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"Be a voice not an echo." - Albert Einstein

How To Go From Good To Great As An Online Presenter


How To Go From Good To Great As An Online Presenter

Is speaking virtually a vital part of your career these days? Of course it is! Here's how to go from good to great as an online presenter.

In a previous piece in this space, I discussed why you need to improve your presentation skills in virtual meetings. Video conference skills are so important now (I said in that article), that they can no longer be left to a hit-and-miss approach. 

The virtual stage is more important than ever. On many days and in many ways, your webcam and desk make up your performance space, whether you're speaking to your team or internationally. And of course, as has always been the case, the initial impression you make virtually is the one people will remain anchored to unless you give them evidence otherwise. Why not make that impression a positive and credible one?

Today, the "virtual you" is an important component of your career! Are you a star? Learn how to be in the Online Meetings Handbook, Speaking Virtually. Find it here on Amazon.

Dr. Gary Genard's book on delivering great virtual presentations, Speaking Virtually.

One powerful tool you can use to observe and improve your skills is the screen recording feature of your virtual platform. In Zoom (the software I use), screen recording is a cinch. And it's just as valuable as videotaping to prepare for face-to-face interactions as well. Come to think of it, "face-to-face" is an appropriate terms for video-based meetings!

But before you can record yourself, you need a worthwhile talk, right? So, how do you know you're putting together something that will reach your virtual audience effectively?

Here's a resource that will help you to prepare a great presentation: it's my Free How-To GuideHow To Outline A Speech For A Great Performance. Download it now!

How To Build a Powerful Virtual Talk

Here is how I suggest you put your talks together to go from good to great as an online presenter. Start speaking out loud as early in the process as possible. Don’t spend too much time in the “literary” realm by writing notes then editing and polishing them.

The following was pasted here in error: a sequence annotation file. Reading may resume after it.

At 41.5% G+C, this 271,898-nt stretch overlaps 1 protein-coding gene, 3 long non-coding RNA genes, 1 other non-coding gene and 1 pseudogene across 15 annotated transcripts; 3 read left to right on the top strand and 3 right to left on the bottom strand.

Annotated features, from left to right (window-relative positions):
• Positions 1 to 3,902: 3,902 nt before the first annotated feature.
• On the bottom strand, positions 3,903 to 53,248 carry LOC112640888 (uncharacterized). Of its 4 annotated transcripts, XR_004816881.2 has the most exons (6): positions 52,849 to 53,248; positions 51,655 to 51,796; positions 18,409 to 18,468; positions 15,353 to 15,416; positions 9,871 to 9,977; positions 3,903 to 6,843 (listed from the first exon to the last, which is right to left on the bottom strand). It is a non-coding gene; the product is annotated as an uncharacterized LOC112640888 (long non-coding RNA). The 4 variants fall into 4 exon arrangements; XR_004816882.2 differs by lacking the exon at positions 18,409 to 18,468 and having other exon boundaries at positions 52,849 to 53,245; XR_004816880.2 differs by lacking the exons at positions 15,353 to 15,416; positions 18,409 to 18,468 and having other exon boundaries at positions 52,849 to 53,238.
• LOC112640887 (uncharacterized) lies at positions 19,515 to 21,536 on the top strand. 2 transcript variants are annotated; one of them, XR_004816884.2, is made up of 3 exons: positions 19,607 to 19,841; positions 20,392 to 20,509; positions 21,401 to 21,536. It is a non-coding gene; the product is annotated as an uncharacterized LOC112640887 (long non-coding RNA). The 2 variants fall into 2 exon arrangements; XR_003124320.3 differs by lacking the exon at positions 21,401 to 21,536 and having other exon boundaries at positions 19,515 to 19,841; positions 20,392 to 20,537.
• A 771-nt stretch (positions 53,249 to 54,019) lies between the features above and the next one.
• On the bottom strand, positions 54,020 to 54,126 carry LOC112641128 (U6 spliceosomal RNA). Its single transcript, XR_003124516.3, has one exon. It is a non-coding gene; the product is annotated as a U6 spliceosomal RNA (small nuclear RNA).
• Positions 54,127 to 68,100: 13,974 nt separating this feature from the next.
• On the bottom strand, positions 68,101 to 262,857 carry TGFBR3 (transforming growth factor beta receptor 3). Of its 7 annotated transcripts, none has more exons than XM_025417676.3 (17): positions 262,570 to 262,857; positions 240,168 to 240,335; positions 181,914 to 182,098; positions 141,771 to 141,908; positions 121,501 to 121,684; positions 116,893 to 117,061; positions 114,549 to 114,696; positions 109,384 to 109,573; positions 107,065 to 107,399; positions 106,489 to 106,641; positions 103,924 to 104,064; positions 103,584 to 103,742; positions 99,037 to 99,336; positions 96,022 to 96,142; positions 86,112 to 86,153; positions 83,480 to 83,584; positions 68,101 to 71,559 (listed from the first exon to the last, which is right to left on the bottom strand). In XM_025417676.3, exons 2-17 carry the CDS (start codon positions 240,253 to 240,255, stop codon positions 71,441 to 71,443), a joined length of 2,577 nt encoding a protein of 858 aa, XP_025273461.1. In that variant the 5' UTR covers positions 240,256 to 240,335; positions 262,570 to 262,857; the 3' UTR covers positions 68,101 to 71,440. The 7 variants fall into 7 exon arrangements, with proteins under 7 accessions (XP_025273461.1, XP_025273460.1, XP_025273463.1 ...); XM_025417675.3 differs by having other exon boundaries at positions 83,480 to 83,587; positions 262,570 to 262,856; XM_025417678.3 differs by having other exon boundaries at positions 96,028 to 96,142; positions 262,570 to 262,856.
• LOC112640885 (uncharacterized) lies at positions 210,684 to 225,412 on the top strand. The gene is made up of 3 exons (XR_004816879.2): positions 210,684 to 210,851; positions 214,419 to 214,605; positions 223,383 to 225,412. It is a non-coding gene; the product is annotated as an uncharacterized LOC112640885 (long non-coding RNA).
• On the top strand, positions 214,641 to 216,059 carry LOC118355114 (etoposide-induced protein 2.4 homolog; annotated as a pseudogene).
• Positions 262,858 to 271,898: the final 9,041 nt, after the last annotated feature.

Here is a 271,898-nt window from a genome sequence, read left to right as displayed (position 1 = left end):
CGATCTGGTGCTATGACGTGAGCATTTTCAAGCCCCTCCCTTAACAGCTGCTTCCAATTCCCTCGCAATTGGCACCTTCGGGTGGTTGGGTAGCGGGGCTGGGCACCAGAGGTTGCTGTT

As soon as your purpose for this presentation is clear to you, start speaking what you might actually say. Remember: the oral arena is where you’ll be strutting your stuff. Therefore, only write down what sounds “right” in terms of how you want to reach your listeners at that point.

By the time you’ve assembled your first draft, you’ll be very close to the speech you want to make to this audience. That’s a much better outcome than some rough notes that may or may not be on the mark when you actually start speaking them out loud.

When It's Time To Practice: At this point, it’s time to practice and record yourself. As I mentioned above, when you watch yourself afterwards you’ll see and hear exactly what everyone else will be experiencing. You couldn’t buy that level of accuracy before now unless you had planned for a video meeting in the first place. Here's my Free Speaker's Guide4 Foolproof Ways to Rehearse a Speech or Presentation

Think of screen recording as a silver lining in this age of endless video conferencing.


What about the other ways to command a stage? Learn 101 essential presentation skills in my public speaking book based on acting, How to Give a SpeechOn Amazon.

Dr. Gary Genard's Public Speaking Handbook, How to Give a Speech

The Nuts-and-Bolts of Great Online Presentations